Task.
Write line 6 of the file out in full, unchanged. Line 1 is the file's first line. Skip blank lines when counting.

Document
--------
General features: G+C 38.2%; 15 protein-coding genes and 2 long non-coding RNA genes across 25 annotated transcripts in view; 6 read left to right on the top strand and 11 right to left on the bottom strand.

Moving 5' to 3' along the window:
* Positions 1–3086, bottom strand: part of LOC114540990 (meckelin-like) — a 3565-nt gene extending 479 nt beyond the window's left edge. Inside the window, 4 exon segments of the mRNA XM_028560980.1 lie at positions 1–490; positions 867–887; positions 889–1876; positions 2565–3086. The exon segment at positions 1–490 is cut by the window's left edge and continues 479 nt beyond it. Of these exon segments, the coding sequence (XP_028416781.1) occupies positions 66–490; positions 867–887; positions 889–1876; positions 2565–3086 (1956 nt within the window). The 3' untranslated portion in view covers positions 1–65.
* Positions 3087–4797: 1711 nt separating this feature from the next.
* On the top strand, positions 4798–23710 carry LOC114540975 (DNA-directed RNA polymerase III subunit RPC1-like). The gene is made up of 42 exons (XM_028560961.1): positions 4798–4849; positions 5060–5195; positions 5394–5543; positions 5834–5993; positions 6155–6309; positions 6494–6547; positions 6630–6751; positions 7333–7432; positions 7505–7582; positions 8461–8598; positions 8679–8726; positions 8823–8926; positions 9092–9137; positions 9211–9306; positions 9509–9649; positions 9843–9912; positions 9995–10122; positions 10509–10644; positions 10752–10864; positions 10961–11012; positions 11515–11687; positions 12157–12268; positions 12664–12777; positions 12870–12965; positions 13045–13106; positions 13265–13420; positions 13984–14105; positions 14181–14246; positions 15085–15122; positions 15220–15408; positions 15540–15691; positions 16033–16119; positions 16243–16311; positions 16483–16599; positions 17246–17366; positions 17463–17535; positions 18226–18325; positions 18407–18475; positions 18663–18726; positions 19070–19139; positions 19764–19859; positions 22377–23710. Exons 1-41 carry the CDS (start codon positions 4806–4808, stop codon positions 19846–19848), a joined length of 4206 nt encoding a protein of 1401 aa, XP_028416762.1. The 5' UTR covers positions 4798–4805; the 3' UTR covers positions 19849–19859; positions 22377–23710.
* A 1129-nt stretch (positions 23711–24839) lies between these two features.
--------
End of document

* A 1129-nt stretch (positions 23711–24839) lies between these two features.